My research focuses on developing visual narrative, especially with the newly-digitized visual record and image collections. I study transmedial narratology within relational databases and the ways image-driven scholarship in the digital environment opens new pathways of historical research. Theories of visual thinking and observational methodologies inform a software model I am creating to facilitate image-driven digital historiography.
In a theory-practice approach, my case study explores the visual record of China's Boxer Uprising in 1900, an event that inspired unprecedented media coverage around the globe. Parallels with today's media revolution some hundred years later adds meaning to these emerging narrative methodologies.
Software, in a proposed "Visual Narrative Field" (VNF) model of narrative, supports image relationships composed by an author to illuminate historical themes and provocative sub-texts that may lie outside the structure of traditional history, breaking new ground in how we represent the past. The qualities of narrative embedded within a visual data field are experiential, immersive, and unlike linear text-based narrative, sustain a state of unresolved complexity closer to the way events unfold.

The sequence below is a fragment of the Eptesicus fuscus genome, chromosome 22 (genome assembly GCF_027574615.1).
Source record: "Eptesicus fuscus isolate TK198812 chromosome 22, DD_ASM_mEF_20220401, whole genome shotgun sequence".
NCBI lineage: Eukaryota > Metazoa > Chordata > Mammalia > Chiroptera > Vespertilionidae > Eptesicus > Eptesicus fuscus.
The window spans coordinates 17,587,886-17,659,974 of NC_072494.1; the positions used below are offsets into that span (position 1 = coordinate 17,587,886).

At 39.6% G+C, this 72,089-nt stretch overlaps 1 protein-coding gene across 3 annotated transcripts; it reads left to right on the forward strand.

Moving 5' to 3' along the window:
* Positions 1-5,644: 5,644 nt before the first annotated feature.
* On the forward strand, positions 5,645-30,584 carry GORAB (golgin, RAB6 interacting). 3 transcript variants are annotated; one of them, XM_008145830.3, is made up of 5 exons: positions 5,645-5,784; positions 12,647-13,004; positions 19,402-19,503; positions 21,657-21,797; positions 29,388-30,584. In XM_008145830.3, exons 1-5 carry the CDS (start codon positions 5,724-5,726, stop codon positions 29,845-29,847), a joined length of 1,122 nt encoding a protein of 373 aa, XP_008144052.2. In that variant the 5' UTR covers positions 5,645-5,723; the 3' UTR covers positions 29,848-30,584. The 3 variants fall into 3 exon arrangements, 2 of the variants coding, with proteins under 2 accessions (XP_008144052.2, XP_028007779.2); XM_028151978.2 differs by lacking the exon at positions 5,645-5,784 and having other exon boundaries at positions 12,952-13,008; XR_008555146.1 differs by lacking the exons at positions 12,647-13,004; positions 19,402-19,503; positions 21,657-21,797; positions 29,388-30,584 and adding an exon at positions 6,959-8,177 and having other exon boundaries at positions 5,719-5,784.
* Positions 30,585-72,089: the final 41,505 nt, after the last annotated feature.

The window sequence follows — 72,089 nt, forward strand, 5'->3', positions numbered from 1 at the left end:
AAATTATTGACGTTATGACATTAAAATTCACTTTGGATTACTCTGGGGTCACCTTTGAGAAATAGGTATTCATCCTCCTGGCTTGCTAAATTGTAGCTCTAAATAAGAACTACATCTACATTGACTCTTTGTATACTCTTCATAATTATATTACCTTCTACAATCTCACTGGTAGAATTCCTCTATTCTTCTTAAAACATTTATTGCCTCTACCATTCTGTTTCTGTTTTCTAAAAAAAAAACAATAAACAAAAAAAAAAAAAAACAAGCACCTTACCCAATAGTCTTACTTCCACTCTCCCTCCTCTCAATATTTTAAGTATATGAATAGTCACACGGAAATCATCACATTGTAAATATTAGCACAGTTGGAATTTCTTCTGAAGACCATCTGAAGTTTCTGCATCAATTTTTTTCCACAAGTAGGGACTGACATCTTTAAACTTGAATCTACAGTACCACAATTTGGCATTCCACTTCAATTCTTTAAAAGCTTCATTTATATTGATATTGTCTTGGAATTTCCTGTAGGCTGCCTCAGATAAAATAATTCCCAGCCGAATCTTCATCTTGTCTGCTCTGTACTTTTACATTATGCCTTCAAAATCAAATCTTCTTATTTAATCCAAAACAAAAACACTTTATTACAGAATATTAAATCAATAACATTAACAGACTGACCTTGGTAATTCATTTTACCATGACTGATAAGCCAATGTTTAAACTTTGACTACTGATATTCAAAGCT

Parallax between similar image sets—such as photographs taken by two very different men within the walls of the 55-day siege in Beijing—creates a granular multi-dimensional view. Typically, editors select the “best” photos to publish, but in the digital medium the VNF model design restores rejected views and adds texture to the scene by revealing the "edited-out" periphery and pointing at the presence of the photographers. This complex visual historiography emanates from the participants themselves preserved in graphics as vibrant now as they were then.
Diverse media types suggest multiple visual narrative pathways. Stereographs, for example, appear in large numbers. Marketing materials emphasize the educational benefit of "new knowledge" gained through the unique qualities of stereographic views, using language echoed today. Book-like sets and maps position armchair travelers for a better view of the carefully photographed scenes than if they were on the scene. Other media tropes in the database similarly offer insights into the turn of the century worldview.